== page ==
There are many purported experts on the subject of “change management,” most of whom have only advised on the topic, rather than invested their own money in an effort to change an organization consciously. You can instantly tell if someone has been personally involved in an organizational change experience or not, from the leadership perspective, and whether or not they have placed personal assets at risk in the process.
The pundit perspective is based on books, survey research, academic debate and the examination of other people’s experiences through packaged case studies. The invested perspective is based on the economic and personal imperative that drove the need to make the changes. The first is observational, the second intimately experiential.
What becomes clear as the fundamental difference in these two approaches is that the peripheral advisor believes that organizational change can be planned, staged and implemented in a methodical sequence that considers the humans involved as mechanical elements easily controlled.
The experienced, personally involved leader of organizational change knows that humans are dynamic, changing ingredients of themselves, resistant to prediction or strict control.
Change management reached the status of a named industry in the early 1980s, led primarily by the large accounting firms who began to develop lucrative consulting practice groups. McKinsey also led the way, whose consultant Julien Phillips first published a change management model in 1982 in the journal Human Resource Management. Since that time, hundreds of millions of dollars have been spent on hiring consultants to assist in the act of changing an organization’s functional, structural and personal design.
Most formalized “change management” recipes include:
Assessing the organization’s “readiness” for the changes (which may involve personal interviews or surveys); Identifying the motivational factors which would smooth the adoption of the changes (what’s in it for the people affected);
Involving the affected parties in designing the changes, establishing the metrics for evaluating the success or failure of the changes implemented and allowing for adjustment to correct “errors” resulting from the changes.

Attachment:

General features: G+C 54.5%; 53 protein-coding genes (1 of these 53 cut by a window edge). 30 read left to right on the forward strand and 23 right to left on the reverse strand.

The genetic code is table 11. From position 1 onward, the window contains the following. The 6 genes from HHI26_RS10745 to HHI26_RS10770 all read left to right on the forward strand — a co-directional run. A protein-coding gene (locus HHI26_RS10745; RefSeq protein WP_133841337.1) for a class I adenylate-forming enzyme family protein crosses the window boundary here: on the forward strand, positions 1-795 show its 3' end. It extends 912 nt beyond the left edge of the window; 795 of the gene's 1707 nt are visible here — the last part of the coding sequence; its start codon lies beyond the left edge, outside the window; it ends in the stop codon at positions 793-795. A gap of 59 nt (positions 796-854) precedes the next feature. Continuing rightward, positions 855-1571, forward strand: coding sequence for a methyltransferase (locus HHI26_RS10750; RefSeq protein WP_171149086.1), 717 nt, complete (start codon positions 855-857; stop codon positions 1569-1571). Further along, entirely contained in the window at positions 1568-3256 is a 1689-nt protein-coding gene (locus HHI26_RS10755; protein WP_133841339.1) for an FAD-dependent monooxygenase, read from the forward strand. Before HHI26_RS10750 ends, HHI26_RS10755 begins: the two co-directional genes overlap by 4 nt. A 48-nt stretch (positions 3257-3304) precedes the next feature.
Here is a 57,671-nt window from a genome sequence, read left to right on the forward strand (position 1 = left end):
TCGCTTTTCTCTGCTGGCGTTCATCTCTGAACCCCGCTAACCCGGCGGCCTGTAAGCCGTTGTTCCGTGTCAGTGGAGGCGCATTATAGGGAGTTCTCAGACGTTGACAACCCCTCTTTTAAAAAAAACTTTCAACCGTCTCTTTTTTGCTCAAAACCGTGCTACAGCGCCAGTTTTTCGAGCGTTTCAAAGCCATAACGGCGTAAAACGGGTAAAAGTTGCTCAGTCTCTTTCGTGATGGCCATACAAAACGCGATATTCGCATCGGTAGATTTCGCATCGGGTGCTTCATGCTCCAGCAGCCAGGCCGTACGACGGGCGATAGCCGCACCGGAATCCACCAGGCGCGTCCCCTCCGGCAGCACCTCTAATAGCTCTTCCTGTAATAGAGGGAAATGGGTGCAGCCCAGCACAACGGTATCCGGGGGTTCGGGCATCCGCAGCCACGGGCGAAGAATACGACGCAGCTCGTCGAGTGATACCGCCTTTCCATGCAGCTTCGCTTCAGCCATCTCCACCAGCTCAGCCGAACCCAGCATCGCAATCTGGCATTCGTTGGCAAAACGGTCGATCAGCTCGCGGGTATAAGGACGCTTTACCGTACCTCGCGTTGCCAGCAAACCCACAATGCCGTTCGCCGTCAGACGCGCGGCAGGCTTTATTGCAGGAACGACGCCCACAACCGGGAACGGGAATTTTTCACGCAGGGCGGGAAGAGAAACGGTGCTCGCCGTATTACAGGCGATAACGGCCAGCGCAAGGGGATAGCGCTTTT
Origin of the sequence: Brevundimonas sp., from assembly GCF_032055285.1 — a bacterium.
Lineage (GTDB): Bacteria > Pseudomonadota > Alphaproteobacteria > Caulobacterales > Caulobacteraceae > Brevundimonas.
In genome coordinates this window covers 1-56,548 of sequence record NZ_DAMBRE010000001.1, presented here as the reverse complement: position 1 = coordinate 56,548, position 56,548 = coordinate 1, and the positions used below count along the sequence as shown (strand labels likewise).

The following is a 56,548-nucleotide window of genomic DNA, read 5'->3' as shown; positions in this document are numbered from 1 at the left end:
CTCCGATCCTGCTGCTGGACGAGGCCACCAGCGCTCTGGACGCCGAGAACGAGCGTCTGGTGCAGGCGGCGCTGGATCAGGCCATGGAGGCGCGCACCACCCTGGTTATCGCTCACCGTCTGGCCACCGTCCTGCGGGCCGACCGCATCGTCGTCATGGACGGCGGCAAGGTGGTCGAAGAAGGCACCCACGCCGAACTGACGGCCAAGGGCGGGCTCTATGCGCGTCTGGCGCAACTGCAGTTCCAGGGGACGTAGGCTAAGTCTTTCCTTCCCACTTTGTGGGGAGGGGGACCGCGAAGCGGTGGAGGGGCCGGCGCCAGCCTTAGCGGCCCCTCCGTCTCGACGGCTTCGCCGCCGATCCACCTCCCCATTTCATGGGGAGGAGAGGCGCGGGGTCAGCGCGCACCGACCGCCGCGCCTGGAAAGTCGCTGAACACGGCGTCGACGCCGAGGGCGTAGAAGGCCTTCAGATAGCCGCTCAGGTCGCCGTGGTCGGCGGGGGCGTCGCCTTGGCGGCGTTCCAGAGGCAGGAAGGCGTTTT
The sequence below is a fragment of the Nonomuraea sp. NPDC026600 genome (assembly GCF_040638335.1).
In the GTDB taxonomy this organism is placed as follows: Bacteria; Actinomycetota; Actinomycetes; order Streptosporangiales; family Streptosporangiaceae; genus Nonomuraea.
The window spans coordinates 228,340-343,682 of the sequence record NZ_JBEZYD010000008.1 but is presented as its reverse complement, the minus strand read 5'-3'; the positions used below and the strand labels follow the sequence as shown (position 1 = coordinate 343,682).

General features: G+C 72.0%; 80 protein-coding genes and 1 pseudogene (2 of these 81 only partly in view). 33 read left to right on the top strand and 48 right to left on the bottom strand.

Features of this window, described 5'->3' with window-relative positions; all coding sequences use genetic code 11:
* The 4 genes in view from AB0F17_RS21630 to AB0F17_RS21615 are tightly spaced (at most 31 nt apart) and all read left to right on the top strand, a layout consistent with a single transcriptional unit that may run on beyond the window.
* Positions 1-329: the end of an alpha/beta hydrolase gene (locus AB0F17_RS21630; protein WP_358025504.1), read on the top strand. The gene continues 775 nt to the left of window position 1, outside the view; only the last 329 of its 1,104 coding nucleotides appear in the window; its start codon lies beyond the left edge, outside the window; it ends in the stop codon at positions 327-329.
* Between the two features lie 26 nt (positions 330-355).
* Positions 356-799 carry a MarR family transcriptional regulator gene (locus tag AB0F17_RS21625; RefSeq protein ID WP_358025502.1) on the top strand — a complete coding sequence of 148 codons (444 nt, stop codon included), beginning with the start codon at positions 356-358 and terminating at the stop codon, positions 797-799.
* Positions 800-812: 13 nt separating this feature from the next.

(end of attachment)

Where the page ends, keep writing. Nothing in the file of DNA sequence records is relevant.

Some consulting firms also recommend providing counseling and emotional support to the people who perceive the changes as personally threatening or disquieting.
All of that sounds reasonable and appropriate, if you ignore the reality that while the change management process is proceeding, the business can’t stand still.
Changing organizational structure, adjusting employee responsibilities and teaching people new methods or processes must be done while the business continues generating revenue and profitability.
It’s like changing the tires on a car while it’s still moving. If the prescribed models of the change management industry were followed to the letter, the company involved would have to shut down the affected groups to do it right. Or they would have to accept much higher operating costs and reduced business performance during the change effort.
Only extremely large companies could afford that type of duplication of effort and loss of financial results. And if you talk to the people involved in such managed change, most of the time their view of the process is cynically negative.
One person I talked to years ago put it this way, “We had to do our regular jobs, plus spend lots of time with the consultants, complete surveys, attend additional meetings and provide all kinds of input, not much of which was ever used. We would have rather our leaders explained the need for the change, told us what was going to be changing and asked our help to get it done. We would have saved countless hours and dollars.”
If the leaders in an organization have led well, they will have continually involved their staff in the work and shared information. They would have continually educated employees on the nature of the business and included them in as many decisions as they could. They would have spent lots of time and energy ensuring that the people in the company fit the business and its culture. They would have created an environment of adaptability and readiness for change.
These are things good leaders do all the time.
If a company’s leaders act with this type of philosophy, it’s not necessary to delegate the “management” of change to outside consultants or to employ some detailed project structure to the act of retooling the organization. The time and effort should be spent truly assessing the business need for the changes. As the old cabinet maker once said, “Measure twice, cut once.” Before the change is implemented, it’s necessary to ensure that the changes anticipated address fundamental strategic needs of the business. It might take years to continually assess organizational fit to the industry and market developments.
Leaders and their teams being continually challenged to question structural and functional design don’t need to fill out a survey. They’ve been analyzing the question as an ongoing part of their daily responsibilities and are invited to share their opinions all the time.
But once clarity is achieved that changes are required and identified, change must happen as quickly as possible, so that the business experiences minimal disruption and everyone can quickly move on to new accountabilities, methods and processes.
There will still be emotional attachment to the past. There will be both anxiety and excitement about the future. That is human nature and normal. People don’t need to be counseled to reduce their human responses. Leaders need to acknowledge them and keep the illumination on the future.
Sewitch is an entrepreneur and business psychologist. He serves as the vice president of global organization development for WD-40 Company. Sewitch can be reached at firstname.lastname@example.org.